HUMBOLDT, December 25, 1862.
I have just received the following report from my scouts out toward Brownsville:
Van Dorn crossed at Estanaula yesterday, supposed to attack Jackson. Colonel Dawson has passed through Dyer County to join Forrest at Union City or above. My scout says he will go toward Brownsville and look out toward Jackson.
I. N. HAYNIE,
GRAND JUNCTION, December 25, 1862.
An escaped prisoner reports that Van Dorn encamped last night at Jonesburg, on Corinth road, heading toward Corinth.
C. C. MARSH,
RIPLEY, December 25, 1862-3.30 p. m.
Major General U. S. GRANT,
Commanding Thirteenth Army Corps, Holly Springs:
We have followed the enemy all day, but have not been able to come up close enough to engage him. Van Dorn left his camp, 2 miles south of Saulsbury, at 8 p. m. yesterday and moved 10 miles south on Ripley road, where he remained till daylight. They are now on the Pontotoc road and probably 6 miles south of here. i shall move on, and if I do not succeed in coming up with them to-night will camp 5 miles south, on Pontotoc road.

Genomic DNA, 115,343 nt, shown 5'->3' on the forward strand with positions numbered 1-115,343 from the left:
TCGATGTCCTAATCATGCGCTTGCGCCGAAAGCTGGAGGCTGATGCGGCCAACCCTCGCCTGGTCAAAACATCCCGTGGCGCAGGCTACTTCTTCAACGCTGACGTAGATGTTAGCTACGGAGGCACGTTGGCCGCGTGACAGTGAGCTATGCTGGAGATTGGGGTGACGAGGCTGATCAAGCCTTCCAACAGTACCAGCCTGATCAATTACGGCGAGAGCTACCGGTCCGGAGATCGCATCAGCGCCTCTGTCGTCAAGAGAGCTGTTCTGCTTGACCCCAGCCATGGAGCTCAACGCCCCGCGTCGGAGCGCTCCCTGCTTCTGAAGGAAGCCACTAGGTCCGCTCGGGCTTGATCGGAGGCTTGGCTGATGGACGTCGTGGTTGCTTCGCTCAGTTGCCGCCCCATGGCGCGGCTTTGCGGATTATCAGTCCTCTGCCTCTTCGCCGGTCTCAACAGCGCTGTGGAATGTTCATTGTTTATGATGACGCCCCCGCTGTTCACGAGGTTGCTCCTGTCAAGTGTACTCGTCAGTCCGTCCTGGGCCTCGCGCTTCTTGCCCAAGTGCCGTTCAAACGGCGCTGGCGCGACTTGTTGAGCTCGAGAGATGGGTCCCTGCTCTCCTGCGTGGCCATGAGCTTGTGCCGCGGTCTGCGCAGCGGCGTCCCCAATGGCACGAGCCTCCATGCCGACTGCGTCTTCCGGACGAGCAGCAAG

I joined the command at 8 a. m. this morning. I have been joined here by a portion of the Second Illinois. Colonel Deitzler came into the Ripley road 10 miles north of here, I am informed, after we passed.
If Hatch can get south of Van Dorn and block the roads we may get a fight out of them. I will continue on early in the morning. Van Dorn is making his way back to Grenada or below as fast as he can travel.
I have several prisoners, but have had no fight.
Very respectfully, your obedient servant,
J. K. MIZNER,
Colonel, Commanding Cavalry.
TALLAHATCHIE RIVER, MISS., December 25, 1862.
Honorable E. M. STANTON,
Secretary of War, Washington, D. C.:
DEAR SIR: The necessity which has compelled us to fall back to this place it seems to me makes it obvious that some plan of operations other than that of keeping up long lines of railroads should be adopted. I have not time to write in full, but would merely suggest that at least 20,000 of our troops (infantry) should be mounted and made to scour the whole country, while those on foot could take and hold possession. Such a force could soon break up the enemy's lines of communication